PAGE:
Maryknoll Sister who served the poorest people brings their concerns to the United Nations
[googlefont font=“Cormorant Infant” fontsize=”20″]By Mary Ellen Manz, M.M.[/googlefont]
When Sister Claris Zwareva, a nurse who was born in Zimbabwe, joined the Maryknoll Sisters in 1984, her dream was to serve the poor beyond her own borders. Today she is more than fulfilling that dream as the Maryknoll Sisters’ representative at the United Nations in New York City. There she is among many who, she says, are “the eyes and ears of the poor of the world, looking for opportunities to bring their voices to those who make the policies.”
Since 1998 the Maryknoll Sisters and the Maryknoll Fathers and Brothers, like 1,700 other non-governmental organizations (NGOs), have had special consultative status with the U.N. Economic and Social Council (ECOSOC), one of the six main organs of the United Nations. These NGOs have the right to send representatives or written statements to influence ECOSOC meetings, which focus on issues such as social development, sustainable development, and the status of women and children’s rights. Because of the importance of bringing issues that impact the world’s most vulnerable people to the attention of international policymakers, Maryknoll has seen to it that personnel with years of mission experience maintain their presence at the United Nations.
Sister Zwareva is amply qualified for the job. Her first overseas mission assignment in 1987 took her to Bolivia, which, she says, had one of the highest poverty and mortality rates in Latin America. Her ministry included outreach, sponsored by the Catholic relief agency CARITAS, which provided food for poor mothers and offered them basic health care and training. She recalls climbing up the mountainsides of the bowl-like city of La Paz looking for those who needed care. “Too many young children and mothers died so young there,” she says. “Many just couldn’t afford the medicine or were afraid of going to a doctor or hospital. I had to search them out.” She found children in the soup kitchen grateful for a hot meal who, in turn, referred her to other hungry children, and mothers standing in long lines at the outpatient clinic waiting for medical treatment for their little ones. One of her most heartbreaking memories is of the death of her Aymara helper, Isabel, who died of anemia while giving birth to her first child. Such experiences expanded Sister Zwareva’s mind and heart to address the plight of the poor and alleviate their suffering.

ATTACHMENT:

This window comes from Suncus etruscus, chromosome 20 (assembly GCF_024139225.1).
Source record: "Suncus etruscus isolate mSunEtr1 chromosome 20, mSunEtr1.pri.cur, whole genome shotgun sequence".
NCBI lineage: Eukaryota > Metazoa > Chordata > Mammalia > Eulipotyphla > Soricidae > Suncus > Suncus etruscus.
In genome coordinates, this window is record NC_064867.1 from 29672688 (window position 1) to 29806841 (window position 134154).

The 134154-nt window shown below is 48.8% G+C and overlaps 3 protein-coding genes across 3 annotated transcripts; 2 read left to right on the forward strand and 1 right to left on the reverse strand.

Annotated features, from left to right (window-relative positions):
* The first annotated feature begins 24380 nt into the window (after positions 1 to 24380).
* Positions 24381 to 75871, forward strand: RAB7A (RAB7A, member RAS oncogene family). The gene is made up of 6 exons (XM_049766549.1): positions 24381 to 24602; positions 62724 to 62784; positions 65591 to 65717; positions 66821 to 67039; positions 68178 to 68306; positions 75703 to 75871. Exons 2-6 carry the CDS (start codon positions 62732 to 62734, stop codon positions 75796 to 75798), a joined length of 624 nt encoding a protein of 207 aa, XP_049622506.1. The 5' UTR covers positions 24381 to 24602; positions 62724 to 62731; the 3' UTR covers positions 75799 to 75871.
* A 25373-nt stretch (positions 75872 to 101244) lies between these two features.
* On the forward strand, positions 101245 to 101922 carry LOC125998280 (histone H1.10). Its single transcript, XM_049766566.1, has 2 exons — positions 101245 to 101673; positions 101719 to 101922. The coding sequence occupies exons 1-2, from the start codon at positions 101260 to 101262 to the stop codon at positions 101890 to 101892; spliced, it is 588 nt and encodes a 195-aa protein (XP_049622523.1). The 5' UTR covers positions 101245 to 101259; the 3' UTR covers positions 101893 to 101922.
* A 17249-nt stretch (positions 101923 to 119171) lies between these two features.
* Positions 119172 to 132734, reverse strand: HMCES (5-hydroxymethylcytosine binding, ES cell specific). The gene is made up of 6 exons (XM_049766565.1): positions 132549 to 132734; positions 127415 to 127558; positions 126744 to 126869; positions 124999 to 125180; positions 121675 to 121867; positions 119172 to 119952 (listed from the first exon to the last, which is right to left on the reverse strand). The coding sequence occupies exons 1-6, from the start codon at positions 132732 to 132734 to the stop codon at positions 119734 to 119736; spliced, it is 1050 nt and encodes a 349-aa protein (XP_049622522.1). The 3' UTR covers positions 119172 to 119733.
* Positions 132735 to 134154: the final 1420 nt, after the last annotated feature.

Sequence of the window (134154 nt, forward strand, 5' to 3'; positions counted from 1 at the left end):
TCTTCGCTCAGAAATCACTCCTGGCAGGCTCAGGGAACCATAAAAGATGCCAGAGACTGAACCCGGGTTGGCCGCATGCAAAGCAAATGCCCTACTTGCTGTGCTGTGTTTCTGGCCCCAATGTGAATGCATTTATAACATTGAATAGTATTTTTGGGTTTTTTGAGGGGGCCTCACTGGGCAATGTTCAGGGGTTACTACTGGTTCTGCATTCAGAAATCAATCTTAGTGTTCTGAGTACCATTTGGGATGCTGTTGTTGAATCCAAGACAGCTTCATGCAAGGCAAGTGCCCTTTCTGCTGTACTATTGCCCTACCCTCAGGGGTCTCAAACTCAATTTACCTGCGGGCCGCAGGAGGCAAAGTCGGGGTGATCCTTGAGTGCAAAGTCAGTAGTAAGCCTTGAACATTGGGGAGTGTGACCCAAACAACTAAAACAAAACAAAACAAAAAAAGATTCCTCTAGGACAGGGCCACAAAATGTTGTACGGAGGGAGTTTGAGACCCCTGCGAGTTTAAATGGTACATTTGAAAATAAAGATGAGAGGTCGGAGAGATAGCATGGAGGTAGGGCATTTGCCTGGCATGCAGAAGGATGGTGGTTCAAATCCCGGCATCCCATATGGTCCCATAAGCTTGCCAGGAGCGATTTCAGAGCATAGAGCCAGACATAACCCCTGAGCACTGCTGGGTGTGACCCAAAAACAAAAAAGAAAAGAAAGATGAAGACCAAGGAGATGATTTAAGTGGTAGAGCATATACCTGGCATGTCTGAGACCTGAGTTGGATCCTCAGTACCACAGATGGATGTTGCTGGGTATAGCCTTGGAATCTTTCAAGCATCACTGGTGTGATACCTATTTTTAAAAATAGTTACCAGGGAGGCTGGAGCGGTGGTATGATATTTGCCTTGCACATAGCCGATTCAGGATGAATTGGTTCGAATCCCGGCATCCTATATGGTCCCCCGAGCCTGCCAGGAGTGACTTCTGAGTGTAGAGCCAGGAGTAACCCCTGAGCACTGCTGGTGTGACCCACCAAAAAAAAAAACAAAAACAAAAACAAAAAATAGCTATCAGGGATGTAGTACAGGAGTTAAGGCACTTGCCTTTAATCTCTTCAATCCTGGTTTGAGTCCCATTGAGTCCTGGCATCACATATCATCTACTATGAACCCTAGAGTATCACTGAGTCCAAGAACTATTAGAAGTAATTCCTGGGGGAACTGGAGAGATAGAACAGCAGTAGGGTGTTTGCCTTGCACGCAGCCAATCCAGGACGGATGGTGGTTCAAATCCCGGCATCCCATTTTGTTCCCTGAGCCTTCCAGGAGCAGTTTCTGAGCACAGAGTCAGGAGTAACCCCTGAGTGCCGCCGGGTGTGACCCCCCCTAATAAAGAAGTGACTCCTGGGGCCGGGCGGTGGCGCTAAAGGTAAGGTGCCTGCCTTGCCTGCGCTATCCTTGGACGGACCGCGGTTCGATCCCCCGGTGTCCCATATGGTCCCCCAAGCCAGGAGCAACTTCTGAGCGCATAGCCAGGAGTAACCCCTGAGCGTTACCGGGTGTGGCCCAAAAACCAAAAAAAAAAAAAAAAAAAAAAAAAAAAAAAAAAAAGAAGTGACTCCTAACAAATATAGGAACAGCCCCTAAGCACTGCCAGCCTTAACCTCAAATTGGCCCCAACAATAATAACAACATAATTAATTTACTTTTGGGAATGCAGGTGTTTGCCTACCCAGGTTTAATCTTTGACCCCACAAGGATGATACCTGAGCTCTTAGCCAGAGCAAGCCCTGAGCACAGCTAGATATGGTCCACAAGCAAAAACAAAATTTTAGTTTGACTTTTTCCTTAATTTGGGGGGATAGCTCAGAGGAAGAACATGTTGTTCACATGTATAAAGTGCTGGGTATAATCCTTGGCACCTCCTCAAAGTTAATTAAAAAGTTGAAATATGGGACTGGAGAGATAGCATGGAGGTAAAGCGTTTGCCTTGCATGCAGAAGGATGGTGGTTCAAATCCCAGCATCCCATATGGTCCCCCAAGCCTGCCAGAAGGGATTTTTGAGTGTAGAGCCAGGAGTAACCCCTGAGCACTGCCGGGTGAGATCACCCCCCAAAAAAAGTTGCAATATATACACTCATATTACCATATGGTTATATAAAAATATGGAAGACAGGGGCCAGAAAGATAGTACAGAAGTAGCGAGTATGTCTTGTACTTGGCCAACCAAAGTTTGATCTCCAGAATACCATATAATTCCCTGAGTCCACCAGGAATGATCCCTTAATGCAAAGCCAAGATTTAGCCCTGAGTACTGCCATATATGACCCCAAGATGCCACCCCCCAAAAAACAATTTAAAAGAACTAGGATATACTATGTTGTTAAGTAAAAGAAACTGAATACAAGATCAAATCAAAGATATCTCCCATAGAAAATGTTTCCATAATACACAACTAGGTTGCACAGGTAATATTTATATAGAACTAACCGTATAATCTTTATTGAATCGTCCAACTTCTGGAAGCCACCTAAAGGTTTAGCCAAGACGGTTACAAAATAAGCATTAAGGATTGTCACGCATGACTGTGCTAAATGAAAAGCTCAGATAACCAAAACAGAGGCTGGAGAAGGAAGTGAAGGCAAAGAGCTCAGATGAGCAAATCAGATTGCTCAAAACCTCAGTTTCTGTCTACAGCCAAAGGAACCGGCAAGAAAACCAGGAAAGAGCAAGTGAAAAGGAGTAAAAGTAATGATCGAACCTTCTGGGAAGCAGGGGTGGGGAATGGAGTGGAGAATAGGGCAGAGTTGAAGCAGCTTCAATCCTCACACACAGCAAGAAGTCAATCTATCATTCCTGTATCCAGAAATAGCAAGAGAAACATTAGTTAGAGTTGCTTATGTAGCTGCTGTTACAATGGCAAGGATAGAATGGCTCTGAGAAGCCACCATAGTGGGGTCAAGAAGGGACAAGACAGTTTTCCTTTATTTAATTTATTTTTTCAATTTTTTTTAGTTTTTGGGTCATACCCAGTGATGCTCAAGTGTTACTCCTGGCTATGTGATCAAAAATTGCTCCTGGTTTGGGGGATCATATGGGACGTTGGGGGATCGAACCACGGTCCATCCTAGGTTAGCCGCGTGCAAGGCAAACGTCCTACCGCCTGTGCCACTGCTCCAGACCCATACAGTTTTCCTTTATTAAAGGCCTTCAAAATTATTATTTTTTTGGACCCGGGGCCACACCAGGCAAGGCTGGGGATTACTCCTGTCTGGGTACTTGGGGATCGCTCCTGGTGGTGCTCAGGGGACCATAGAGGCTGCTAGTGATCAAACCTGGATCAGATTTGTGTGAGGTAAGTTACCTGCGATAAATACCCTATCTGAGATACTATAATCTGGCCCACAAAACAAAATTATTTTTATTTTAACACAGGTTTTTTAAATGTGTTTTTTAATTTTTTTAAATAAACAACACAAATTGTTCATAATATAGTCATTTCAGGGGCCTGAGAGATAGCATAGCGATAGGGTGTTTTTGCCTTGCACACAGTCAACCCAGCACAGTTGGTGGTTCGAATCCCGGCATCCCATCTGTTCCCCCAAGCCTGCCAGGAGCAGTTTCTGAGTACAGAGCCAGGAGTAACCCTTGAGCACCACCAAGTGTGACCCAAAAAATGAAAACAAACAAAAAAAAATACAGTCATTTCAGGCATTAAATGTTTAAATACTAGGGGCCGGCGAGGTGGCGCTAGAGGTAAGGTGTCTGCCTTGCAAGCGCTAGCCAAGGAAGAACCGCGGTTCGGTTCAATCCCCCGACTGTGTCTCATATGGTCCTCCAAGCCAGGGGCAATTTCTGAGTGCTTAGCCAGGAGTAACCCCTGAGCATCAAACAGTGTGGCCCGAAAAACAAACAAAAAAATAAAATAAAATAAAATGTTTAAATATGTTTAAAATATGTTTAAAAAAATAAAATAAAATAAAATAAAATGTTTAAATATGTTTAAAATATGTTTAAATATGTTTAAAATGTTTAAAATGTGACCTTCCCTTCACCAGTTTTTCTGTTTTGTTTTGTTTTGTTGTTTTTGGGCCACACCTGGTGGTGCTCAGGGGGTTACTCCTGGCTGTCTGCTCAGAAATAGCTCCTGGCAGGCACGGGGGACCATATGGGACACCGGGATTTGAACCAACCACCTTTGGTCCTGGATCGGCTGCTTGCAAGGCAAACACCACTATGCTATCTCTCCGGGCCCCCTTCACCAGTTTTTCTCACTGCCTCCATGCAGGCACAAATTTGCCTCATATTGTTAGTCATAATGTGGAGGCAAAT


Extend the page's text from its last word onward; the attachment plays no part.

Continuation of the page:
She was then appointed administrative secretary for the Institute of Bioethics at the Catholic University of Bolivia. “There I saw the need to integrate bioethics as an academic subject in schools, particularly in today’s world, threatened by AIDS and poverty,” she says. Because bioethics views medical issues in the light of morality, social justice and peace, she says, it touches every aspect of life. “Since our foundation, the Maryknoll Sisters have focused on ministries that promote peace, justice and the integrity of creation,” says Sister Zwareva. “This task is even more crucial today because of deforestation, the over-exploitation of Earth’s resources and wildlife as well as pollution of water, air and soil.”
After earning a bachelor’s degree in biology and master’s degree in bioethics, Sister Zwareva was delighted when in 2013 she was asked by the Maryknoll Sisters to bring her mission experience and educational background to the United Nations. This ministry entails working closely with the Maryknoll Office for Global Concerns in Washington, D.C., staffed by other Maryknoll members and laity, who bring to U.S. lawmakers the concerns of the people Maryknoll serves worldwide.
It also entails working with representatives of the more than 70 congregations of women and men religious who also participate at the United Nations as NGOs. These congregations representing 153 countries play an important role in reporting what is happening on the ground. Their consistent messages, says Sister Zwareva, include: “Put people and earth first.” “Water, food and air are human rights.” “Human trafficking as well as wild life trafficking must be abolished.”
Before attending the U.N. Climate Change Conference, COP 21 (Conference of Parties) in Paris as an observer in December, she said, “Issues on climate change are important to us today in our mission endeavors and it is important for us to be there to ensure transparency in the negotiations.”
She finds encouragement in Pope Francis’ encyclical Laudato Si’ and in his address to the United Nations last September, where, she says, he urgently appealed not only to Catholics but to the whole human family to come together in dialogue to confront the grave implications of pollution, wars, climate change, the depletion of natural resources and clean water, the loss of biodiversity and so much more self-inflicted destruction of the earth, “our common home.”
For missioners like Sister Claris, Pope Francis’ message is a confirmation of their ministries: “Everything is connected. Concern for the environment needs to be joined to a sincere love for our fellow human beings and an unwavering commitment to resolving the problems of society.”
Featured Image: Maryknoll Sister Claris Zwareva seeks ways to bring the voice of the voiceless to policymakers at the U.N.(Courtesy of C. Zwareva/U.S.)